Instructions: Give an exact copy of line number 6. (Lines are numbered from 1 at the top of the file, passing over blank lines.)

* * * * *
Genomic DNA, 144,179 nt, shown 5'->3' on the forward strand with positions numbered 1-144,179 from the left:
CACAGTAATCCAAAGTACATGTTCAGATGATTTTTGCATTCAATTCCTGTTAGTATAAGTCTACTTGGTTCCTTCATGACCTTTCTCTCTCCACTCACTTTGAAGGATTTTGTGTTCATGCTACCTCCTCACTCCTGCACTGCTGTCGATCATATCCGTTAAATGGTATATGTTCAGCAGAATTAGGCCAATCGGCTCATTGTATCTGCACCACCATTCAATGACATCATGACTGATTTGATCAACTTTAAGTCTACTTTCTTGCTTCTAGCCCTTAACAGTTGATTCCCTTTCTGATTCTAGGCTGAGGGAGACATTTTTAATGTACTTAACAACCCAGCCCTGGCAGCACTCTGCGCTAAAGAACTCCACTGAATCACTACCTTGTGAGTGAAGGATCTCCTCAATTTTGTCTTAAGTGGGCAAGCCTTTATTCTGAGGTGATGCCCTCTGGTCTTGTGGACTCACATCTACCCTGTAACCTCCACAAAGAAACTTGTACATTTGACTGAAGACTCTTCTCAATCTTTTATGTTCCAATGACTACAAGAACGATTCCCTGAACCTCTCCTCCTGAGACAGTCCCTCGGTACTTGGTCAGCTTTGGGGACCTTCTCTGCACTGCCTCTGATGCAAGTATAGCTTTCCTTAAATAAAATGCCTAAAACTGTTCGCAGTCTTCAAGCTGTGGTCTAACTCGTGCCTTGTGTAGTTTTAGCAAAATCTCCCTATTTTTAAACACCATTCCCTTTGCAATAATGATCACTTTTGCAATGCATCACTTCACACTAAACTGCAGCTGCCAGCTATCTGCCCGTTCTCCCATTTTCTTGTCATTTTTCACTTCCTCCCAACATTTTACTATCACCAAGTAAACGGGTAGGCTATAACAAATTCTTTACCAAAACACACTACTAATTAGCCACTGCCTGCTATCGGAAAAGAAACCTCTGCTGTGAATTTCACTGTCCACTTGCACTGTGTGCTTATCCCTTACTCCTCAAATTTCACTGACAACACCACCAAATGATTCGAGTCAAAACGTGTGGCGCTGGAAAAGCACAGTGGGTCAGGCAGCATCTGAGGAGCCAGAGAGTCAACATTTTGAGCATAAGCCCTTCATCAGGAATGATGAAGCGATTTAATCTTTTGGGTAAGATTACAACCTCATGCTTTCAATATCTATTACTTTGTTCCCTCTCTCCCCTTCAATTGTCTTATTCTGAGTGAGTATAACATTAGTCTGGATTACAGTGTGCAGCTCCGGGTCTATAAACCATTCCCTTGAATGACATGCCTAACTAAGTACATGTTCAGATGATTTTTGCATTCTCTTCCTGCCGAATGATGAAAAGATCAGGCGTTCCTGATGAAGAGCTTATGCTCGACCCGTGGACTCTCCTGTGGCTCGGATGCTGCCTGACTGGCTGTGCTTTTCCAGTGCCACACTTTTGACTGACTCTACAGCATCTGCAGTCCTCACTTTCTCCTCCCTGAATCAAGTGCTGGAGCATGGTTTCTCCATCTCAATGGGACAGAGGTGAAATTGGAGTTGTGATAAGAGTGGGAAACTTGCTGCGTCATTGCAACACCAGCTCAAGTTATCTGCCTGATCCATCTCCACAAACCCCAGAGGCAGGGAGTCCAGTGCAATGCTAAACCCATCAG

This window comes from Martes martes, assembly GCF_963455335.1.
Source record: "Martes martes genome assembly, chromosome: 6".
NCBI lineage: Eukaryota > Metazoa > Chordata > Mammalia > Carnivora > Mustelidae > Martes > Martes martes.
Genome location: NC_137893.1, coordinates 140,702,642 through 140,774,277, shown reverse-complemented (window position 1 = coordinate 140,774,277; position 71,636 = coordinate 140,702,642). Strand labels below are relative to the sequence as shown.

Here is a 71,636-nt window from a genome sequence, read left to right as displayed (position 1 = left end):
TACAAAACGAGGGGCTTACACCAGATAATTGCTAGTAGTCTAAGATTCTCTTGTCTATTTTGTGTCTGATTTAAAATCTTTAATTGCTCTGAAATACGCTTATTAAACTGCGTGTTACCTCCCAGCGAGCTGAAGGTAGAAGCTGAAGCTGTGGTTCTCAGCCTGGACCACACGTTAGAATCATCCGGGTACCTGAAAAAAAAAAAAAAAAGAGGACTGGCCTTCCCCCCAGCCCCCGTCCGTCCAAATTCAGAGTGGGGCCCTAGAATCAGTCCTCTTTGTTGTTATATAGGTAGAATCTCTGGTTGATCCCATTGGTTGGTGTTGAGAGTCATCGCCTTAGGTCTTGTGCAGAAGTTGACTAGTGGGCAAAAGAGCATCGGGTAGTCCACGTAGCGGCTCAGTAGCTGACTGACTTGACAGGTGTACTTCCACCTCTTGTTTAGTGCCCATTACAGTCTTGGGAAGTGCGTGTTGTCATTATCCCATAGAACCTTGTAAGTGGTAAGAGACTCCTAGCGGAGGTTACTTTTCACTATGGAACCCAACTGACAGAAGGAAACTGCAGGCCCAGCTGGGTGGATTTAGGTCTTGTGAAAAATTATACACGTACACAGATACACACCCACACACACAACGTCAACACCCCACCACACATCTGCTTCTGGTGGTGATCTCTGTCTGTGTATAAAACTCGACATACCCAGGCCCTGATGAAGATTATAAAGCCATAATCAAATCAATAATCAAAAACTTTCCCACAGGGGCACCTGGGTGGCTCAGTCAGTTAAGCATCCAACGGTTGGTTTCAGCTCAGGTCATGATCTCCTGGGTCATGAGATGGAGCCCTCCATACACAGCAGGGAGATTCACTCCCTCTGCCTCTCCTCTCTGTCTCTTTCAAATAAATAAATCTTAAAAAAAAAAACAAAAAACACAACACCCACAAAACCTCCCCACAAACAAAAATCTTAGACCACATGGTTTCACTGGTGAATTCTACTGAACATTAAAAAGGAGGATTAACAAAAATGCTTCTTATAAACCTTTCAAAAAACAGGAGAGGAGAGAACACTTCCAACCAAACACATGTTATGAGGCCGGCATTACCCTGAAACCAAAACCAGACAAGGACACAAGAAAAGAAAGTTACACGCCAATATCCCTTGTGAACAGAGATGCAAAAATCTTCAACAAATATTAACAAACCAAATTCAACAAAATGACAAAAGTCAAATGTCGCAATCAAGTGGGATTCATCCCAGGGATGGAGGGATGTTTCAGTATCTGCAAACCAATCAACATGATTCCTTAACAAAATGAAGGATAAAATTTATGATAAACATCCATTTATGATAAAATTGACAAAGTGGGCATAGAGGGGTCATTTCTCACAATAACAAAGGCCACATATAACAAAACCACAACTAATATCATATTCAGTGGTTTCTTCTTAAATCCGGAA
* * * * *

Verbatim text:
Genome location: NC_137893.1, coordinates 140,702,642 through 140,774,277, shown reverse-complemented (window position 1 = coordinate 140,774,277; position 71,636 = coordinate 140,702,642). Strand labels below are relative to the sequence as shown.